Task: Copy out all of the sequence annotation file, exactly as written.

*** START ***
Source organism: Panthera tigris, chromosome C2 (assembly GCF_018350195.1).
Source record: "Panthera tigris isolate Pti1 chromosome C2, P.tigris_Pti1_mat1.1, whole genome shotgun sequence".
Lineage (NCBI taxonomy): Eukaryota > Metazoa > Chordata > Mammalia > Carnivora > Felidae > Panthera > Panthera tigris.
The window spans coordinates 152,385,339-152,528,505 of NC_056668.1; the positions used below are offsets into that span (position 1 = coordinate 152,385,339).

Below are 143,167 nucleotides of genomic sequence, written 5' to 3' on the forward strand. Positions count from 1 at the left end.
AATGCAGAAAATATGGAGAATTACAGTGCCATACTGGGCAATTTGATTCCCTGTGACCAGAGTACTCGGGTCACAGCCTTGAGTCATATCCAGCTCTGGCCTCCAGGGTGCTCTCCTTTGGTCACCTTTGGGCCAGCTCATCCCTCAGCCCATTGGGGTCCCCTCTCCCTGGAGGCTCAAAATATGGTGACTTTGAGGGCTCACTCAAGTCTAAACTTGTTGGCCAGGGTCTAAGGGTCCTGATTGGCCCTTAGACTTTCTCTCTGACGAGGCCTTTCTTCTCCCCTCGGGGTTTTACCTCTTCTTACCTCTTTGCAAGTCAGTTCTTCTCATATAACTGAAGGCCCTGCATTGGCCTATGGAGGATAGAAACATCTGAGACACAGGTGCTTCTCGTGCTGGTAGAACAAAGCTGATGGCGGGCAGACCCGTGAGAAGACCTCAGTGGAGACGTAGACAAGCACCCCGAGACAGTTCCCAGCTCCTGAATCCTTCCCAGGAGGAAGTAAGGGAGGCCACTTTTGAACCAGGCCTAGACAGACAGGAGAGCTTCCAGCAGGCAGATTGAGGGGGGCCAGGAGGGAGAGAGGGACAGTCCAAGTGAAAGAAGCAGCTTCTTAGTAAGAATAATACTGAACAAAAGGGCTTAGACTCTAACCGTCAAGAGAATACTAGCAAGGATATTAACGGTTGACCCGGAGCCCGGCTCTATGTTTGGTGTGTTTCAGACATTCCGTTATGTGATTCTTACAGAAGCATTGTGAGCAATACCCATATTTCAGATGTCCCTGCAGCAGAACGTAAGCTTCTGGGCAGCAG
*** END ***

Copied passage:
Source organism: Panthera tigris, chromosome C2 (assembly GCF_018350195.1).
Source record: "Panthera tigris isolate Pti1 chromosome C2, P.tigris_Pti1_mat1.1, whole genome shotgun sequence".
Lineage (NCBI taxonomy): Eukaryota > Metazoa > Chordata > Mammalia > Carnivora > Felidae > Panthera > Panthera tigris.
The window spans coordinates 152,385,339-152,528,505 of NC_056668.1; the positions used below are offsets into that span (position 1 = coordinate 152,385,339).

Below are 143,167 nucleotides of genomic sequence, written 5' to 3' on the forward strand. Positions count from 1 at the left end.
AATGCAGAAAATATGGAGAATTACAGTGCCATACTGGGCAATTTGATTCCCTGTGACCAGAGTACTCGGGTCACAGCCTTGAGTCATATCCAGCTCTGGCCTCCAGGGTGCTCTCCTTTGGTCACCTTTGGGCCAGCTCATCCCTCAGCCCATTGGGGTCCCCTCTCCCTGGAGGCTCAAAATATGGTGACTTTGAGGGCTCACTCAAGTCTAAACTTGTTGGCCAGGGTCTAAGGGTCCTGATTGGCCCTTAGACTTTCTCTCTGACGAGGCCTTTCTTCTCCCCTCGGGGTTTTACCTCTTCTTACCTCTTTGCAAGTCAGTTCTTCTCATATAACTGAAGGCCCTGCATTGGCCTATGGAGGATAGAAACATCTGAGACACAGGTGCTTCTCGTGCTGGTAGAACAAAGCTGATGGCGGGCAGACCCGTGAGAAGACCTCAGTGGAGACGTAGACAAGCACCCCGAGACAGTTCCCAGCTCCTGAATCCTTCCCAGGAGGAAGTAAGGGAGGCCACTTTTGAACCAGGCCTAGACAGACAGGAGAGCTTCCAGCAGGCAGATTGAGGGGGGCCAGGAGGGAGAGAGGGACAGTCCAAGTGAAAGAAGCAGCTTCTTAGTAAGAATAATACTGAACAAAAGGGCTTAGACTCTAACCGTCAAGAGAATACTAGCAAGGATATTAACGGTTGACCCGGAGCCCGGCTCTATGTTTGGTGTGTTTCAGACATTCCGTTATGTGATTCTTACAGAAGCATTGTGAGCAATACCCATATTTCAGATGTCCCTGCAGCAGAACGTAAGCTTCTGGGCAGCAG